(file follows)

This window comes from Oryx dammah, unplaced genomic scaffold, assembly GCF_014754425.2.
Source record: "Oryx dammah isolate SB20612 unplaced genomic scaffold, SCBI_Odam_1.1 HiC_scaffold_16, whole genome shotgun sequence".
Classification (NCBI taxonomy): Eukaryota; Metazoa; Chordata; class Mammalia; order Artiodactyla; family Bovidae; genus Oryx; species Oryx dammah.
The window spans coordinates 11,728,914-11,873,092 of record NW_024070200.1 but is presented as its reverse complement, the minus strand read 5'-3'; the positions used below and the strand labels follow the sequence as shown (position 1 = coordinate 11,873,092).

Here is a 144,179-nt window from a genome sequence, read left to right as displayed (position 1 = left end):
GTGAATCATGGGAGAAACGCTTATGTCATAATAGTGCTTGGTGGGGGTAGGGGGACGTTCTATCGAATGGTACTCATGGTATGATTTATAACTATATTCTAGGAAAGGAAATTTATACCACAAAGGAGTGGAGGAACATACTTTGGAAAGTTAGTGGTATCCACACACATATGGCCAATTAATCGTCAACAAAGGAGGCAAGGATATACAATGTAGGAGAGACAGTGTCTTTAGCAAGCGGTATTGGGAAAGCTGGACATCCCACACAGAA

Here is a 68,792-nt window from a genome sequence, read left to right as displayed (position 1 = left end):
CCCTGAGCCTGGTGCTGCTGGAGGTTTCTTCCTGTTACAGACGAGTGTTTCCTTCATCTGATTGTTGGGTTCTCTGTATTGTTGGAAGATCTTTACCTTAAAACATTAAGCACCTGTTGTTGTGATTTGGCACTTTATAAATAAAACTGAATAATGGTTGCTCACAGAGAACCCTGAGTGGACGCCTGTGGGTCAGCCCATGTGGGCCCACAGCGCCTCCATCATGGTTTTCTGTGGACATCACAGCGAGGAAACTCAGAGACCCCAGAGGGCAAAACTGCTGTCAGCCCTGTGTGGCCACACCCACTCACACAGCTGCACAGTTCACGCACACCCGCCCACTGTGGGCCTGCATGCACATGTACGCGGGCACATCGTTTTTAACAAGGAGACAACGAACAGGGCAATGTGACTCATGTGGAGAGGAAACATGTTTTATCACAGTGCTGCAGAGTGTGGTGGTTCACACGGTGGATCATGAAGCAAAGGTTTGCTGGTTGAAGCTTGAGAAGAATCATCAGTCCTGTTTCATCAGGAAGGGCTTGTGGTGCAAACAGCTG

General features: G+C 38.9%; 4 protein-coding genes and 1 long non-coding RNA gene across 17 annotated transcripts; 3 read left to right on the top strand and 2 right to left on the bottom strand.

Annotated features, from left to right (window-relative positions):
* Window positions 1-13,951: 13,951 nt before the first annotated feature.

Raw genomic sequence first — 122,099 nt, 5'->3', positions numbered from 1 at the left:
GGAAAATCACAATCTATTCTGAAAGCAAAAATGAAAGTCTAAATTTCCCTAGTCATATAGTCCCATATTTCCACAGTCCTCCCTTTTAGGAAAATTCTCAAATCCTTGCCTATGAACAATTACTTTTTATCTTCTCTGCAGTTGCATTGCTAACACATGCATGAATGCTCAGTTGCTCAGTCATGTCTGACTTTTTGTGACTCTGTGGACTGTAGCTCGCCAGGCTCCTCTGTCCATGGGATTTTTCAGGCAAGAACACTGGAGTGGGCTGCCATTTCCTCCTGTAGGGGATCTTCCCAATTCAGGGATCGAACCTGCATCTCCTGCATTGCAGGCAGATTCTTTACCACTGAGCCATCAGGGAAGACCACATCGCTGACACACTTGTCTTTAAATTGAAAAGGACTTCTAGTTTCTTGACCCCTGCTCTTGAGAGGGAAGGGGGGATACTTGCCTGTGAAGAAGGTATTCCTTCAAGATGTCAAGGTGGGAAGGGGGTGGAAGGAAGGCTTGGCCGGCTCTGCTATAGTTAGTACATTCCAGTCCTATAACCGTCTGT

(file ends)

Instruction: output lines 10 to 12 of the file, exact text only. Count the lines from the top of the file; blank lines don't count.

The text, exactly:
Annotated features, from left to right (window-relative positions):
* Window positions 1-13,951: 13,951 nt before the first annotated feature.

Raw genomic sequence first — 122,099 nt, 5'->3', positions numbered from 1 at the left: